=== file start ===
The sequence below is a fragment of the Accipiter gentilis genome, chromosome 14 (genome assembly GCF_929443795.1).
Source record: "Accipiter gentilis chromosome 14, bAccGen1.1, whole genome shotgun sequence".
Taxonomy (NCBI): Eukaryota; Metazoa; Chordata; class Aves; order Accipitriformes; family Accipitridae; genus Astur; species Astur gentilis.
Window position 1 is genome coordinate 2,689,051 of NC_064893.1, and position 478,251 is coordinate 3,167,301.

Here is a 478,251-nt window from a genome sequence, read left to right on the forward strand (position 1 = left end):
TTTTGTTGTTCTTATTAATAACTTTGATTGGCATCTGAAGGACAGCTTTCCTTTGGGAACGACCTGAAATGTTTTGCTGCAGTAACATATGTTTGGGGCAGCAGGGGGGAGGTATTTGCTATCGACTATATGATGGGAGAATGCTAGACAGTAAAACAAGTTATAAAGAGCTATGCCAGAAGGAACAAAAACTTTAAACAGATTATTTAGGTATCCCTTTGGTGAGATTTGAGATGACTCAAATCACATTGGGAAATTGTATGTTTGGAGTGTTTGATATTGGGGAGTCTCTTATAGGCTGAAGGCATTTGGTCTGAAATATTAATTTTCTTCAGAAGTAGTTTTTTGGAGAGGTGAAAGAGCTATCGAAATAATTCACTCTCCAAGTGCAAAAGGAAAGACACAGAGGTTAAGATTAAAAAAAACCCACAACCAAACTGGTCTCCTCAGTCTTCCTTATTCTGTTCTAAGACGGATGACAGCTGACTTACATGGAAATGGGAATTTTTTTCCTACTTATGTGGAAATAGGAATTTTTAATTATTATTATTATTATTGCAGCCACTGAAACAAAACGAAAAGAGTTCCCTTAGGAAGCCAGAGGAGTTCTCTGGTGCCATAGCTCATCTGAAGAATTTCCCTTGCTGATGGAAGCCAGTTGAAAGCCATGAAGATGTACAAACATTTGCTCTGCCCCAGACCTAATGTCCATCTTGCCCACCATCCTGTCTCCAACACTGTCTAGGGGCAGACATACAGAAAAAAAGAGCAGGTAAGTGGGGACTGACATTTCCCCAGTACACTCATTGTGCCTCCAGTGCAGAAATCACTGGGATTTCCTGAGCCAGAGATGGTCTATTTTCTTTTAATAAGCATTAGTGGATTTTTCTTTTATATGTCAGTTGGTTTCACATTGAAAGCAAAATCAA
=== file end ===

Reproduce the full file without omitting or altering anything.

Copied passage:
The sequence below is a fragment of the Accipiter gentilis genome, chromosome 14 (genome assembly GCF_929443795.1).
Source record: "Accipiter gentilis chromosome 14, bAccGen1.1, whole genome shotgun sequence".
Taxonomy (NCBI): Eukaryota; Metazoa; Chordata; class Aves; order Accipitriformes; family Accipitridae; genus Astur; species Astur gentilis.
Window position 1 is genome coordinate 2,689,051 of NC_064893.1, and position 478,251 is coordinate 3,167,301.

Here is a 478,251-nt window from a genome sequence, read left to right on the forward strand (position 1 = left end):
TTTTGTTGTTCTTATTAATAACTTTGATTGGCATCTGAAGGACAGCTTTCCTTTGGGAACGACCTGAAATGTTTTGCTGCAGTAACATATGTTTGGGGCAGCAGGGGGGAGGTATTTGCTATCGACTATATGATGGGAGAATGCTAGACAGTAAAACAAGTTATAAAGAGCTATGCCAGAAGGAACAAAAACTTTAAACAGATTATTTAGGTATCCCTTTGGTGAGATTTGAGATGACTCAAATCACATTGGGAAATTGTATGTTTGGAGTGTTTGATATTGGGGAGTCTCTTATAGGCTGAAGGCATTTGGTCTGAAATATTAATTTTCTTCAGAAGTAGTTTTTTGGAGAGGTGAAAGAGCTATCGAAATAATTCACTCTCCAAGTGCAAAAGGAAAGACACAGAGGTTAAGATTAAAAAAAACCCACAACCAAACTGGTCTCCTCAGTCTTCCTTATTCTGTTCTAAGACGGATGACAGCTGACTTACATGGAAATGGGAATTTTTTTCCTACTTATGTGGAAATAGGAATTTTTAATTATTATTATTATTATTGCAGCCACTGAAACAAAACGAAAAGAGTTCCCTTAGGAAGCCAGAGGAGTTCTCTGGTGCCATAGCTCATCTGAAGAATTTCCCTTGCTGATGGAAGCCAGTTGAAAGCCATGAAGATGTACAAACATTTGCTCTGCCCCAGACCTAATGTCCATCTTGCCCACCATCCTGTCTCCAACACTGTCTAGGGGCAGACATACAGAAAAAAAGAGCAGGTAAGTGGGGACTGACATTTCCCCAGTACACTCATTGTGCCTCCAGTGCAGAAATCACTGGGATTTCCTGAGCCAGAGATGGTCTATTTTCTTTTAATAAGCATTAGTGGATTTTTCTTTTATATGTCAGTTGGTTTCACATTGAAAGCAAAATCAA